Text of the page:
Unions will push for a “historic” $45-a-week pay rise for the nations lowest-paid, with new ACTU secretary Sally McManus declaring Australia’s minimum wage has fallen to “dangerously low levels” compared to average wages.
Under the law, announced by prime minister Malcolm Turnbull today and due to hit parliament on Wednesday, employers and unions who make payments with the intent to corrupt will face up to 10 years in prison. Breaches could result in a $900,000 fine for individuals, and a $4.5 million fine for corporate entities.
The Australian Livestock and Rural Transporters Association (ALRTA) is reminding livestock and rural carriers that a majority of them will continue to remain unaffected by the recent changes to the NSW General Carriers Contract Determination (GCCD). ALRTA also warns that "owner drivers undertaking exclusive work for a principle contractor that does not involve a specialist vehicle or carriage to or from a place of primary production may be affected by the GCCD decision".
Nearly one in three Australians on newly sealed wage deals are now receiving superannuation above the legal minimum, while employee pay rises are hitting record lows. The average super rate for the deals struck during the period was 10.1 per cent
Armed with legal advice from Maurice Blackburn, ACTU president Ged Kearney yesterday went on the attack over the FWC decision by warning that “nurses, teachers, cleaners, community, social, disability and construction workers” were all at risk from future penalty rate cuts. Senator Cash has pointed to the Fair Work Commission’s assurance that its decision to reduce Sunday loadings for hospitality and retail workers provided “no warrant for the variation of penalty rates in other modern awards
Long-running pay battle that shut down Parmalat Echuca dairy processing plant in northern Victoria for two months has been resolved. Employees will receive a 2 per cent wage increase over the next three years. In years two and three, wage increases will be set at 2 per cent, or the national CPI for the June quarter, whichever is higher
Construction companies wanting federal work will be banned from having enterprise agreements that require foreign workers to be retrenched ahead of Australian workers. The ABCC has ruled that the clause does not meet the code’s requirements because it “limits the ability of the employer to make decisions about redundancy based on operational requirements”.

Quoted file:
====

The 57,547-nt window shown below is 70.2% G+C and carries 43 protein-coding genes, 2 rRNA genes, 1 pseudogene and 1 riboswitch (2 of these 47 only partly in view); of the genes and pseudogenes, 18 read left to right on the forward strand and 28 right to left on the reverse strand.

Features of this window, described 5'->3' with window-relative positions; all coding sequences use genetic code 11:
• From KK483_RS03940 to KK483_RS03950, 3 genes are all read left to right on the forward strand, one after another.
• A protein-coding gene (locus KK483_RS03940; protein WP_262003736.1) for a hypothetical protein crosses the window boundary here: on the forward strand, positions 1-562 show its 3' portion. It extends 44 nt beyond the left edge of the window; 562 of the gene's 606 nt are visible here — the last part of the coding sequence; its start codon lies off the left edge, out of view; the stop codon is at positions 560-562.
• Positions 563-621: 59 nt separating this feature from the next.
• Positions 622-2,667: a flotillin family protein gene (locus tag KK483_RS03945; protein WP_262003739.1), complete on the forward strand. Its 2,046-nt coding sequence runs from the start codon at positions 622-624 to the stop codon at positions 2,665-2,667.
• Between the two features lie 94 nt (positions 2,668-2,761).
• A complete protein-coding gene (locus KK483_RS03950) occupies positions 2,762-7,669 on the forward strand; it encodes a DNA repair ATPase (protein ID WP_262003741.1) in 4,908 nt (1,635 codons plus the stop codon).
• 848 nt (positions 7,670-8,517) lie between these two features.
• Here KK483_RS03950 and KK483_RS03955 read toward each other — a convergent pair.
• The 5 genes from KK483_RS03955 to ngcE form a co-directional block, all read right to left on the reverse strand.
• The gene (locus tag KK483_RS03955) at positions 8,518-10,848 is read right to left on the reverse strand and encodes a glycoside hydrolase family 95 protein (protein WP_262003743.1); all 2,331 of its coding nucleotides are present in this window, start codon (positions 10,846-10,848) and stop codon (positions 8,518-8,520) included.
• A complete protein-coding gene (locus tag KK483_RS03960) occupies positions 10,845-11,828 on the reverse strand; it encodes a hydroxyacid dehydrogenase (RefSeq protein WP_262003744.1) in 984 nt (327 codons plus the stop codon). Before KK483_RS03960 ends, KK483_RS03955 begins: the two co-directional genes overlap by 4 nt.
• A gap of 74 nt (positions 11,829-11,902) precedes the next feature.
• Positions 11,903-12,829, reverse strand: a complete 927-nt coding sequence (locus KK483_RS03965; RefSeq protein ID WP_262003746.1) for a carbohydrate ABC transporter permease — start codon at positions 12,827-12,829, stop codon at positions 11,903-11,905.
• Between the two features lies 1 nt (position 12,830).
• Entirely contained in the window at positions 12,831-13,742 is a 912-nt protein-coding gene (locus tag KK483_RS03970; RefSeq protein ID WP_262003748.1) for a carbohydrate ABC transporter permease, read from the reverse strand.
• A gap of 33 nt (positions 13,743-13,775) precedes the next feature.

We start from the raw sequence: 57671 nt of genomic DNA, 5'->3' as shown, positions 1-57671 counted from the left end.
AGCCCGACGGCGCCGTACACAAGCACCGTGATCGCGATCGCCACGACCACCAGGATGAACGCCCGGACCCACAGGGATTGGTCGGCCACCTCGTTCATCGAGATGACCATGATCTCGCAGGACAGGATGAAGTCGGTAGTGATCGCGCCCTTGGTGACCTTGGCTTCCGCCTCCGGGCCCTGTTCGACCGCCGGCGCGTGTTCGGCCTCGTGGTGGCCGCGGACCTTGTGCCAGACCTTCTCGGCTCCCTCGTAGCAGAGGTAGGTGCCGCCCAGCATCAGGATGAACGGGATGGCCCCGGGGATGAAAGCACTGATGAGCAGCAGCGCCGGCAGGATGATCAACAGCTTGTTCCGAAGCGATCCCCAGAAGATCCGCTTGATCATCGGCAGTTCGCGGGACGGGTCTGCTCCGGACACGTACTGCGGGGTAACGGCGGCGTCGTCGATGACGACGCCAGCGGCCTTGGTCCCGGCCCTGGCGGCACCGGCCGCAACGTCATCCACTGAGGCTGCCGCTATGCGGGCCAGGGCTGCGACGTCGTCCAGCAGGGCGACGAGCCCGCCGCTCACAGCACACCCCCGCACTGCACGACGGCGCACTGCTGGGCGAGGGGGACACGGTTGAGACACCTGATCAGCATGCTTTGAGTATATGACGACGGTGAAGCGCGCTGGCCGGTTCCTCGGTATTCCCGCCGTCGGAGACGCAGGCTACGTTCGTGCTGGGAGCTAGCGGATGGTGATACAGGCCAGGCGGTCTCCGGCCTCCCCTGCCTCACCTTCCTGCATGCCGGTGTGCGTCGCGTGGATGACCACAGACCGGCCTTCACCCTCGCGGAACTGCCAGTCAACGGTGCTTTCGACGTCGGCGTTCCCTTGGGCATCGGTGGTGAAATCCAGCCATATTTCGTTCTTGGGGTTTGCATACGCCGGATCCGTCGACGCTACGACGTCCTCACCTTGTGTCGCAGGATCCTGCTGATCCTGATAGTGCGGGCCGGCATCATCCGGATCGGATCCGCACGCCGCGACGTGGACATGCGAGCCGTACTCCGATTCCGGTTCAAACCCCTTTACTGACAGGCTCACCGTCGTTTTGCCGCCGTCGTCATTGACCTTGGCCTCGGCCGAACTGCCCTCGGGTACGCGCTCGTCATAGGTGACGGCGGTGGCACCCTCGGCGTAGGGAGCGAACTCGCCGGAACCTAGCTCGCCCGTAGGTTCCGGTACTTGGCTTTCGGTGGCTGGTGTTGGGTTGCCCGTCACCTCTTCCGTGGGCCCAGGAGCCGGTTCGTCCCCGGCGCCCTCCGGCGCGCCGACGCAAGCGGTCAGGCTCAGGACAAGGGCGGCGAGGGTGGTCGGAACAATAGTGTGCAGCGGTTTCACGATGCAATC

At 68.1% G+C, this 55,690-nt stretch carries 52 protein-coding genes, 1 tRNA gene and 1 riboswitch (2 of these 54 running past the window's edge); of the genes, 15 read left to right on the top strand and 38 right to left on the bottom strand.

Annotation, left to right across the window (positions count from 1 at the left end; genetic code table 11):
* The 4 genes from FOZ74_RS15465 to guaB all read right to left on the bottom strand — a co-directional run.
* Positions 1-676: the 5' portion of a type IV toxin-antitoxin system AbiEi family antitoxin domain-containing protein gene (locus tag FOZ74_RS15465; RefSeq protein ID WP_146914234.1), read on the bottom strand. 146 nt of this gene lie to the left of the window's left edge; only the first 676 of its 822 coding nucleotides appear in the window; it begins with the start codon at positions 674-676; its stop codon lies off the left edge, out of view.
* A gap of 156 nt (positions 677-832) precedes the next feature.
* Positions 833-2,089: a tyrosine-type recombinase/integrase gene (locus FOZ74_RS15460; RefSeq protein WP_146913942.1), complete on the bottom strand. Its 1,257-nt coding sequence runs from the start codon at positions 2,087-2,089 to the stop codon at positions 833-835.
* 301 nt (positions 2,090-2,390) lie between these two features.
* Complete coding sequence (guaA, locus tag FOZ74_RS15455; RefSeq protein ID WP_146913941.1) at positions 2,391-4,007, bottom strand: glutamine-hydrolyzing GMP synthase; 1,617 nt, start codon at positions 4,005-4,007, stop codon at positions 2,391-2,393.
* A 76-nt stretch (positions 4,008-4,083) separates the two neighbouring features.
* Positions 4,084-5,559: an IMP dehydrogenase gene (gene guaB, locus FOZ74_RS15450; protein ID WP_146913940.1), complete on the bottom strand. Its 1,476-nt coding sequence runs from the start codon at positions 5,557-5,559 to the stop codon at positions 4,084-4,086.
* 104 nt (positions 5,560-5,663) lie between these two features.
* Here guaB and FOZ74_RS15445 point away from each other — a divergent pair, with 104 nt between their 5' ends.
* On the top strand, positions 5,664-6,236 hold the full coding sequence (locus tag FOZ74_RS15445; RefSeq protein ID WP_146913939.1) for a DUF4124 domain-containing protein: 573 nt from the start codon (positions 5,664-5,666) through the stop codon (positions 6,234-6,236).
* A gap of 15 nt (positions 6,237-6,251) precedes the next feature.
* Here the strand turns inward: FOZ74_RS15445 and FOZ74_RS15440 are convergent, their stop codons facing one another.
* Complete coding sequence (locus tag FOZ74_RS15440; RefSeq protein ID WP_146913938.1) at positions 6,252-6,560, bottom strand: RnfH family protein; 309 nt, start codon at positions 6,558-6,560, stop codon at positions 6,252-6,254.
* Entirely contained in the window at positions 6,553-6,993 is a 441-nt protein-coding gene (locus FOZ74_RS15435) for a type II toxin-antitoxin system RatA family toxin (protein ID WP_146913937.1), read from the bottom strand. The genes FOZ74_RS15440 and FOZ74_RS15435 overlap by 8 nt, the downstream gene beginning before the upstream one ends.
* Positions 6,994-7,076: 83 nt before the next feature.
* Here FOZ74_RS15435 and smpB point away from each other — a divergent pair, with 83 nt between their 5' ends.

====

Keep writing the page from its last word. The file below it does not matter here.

Employers are pushing for evening and early morning penalty rate payments for fast-food workers to be cut within weeks but unions want the reductions delayed until July.The commission full bench said a 15 per cent penalty from midnight should be paid to 6am, not 7am, while a 10 per cent penalty should be paid from 10pm to midnight, not from 9pm.
The Construction, Forestry, Mining and Energy Union lost an appeal against the axing of its enterprise agreement at AGL's Loy Yang B power plant. The Fair Work full bench's decision means the agreement, covering 578 workers in Victoria, has now been terminated and union conditions for minimum staffing levels, restrictions on outsourcing and no forced redundancies have all been scrapped.
An analysis conducted by the Department of Employment reveals that as few as 2.8 per cent of the workforce stood to be affected by the FWC decision to cut Sunday penalty rates in the fast-food, hospitality, accommodation and pharmacy sectors.The analysis also reveals that 665,000 workers in the two industries most affected were covered under enterprise agreements struck by unions and would not be immediately affected.
Japanese energy giant Inpex has signed a landmark deal with maritime unions on the $34 billion Ichthys LNG project that commits it to preference Australian workers for up to 2000 jobs over the next 13 years. In return, the militant Maritime Union of Australia has promised to avoid industrial action on the north-west coast project until 2030.
Cosmetics retailer Lush took to Facebook last Friday to assure its customers it would not be applying the Fair Work Commission’s decision to allow businesses to lower Sunday loading rates for workers covered by the retail, hospitality, pharmacy and fast food awards. Lush has gained more customers through this decision.
The government has introduced a separate bill to stop the Fair Work Commission's scheduled reviews of minimum award conditions on grounds they "represent a significant regulatory burden" and predicting it would save unions and employer groups $87 million over the next ten years. The government will also change the Fair Work Act to prevent an "overly strict approach" to approving enterprise agreements that has seen employers' negotiations invalidated because they included an incorrect phone number or stapled the wrong pages together in bargaining.
Unless specified, all articles are summaries of articles gathered from various news publications. For full citations please click on the article heading.
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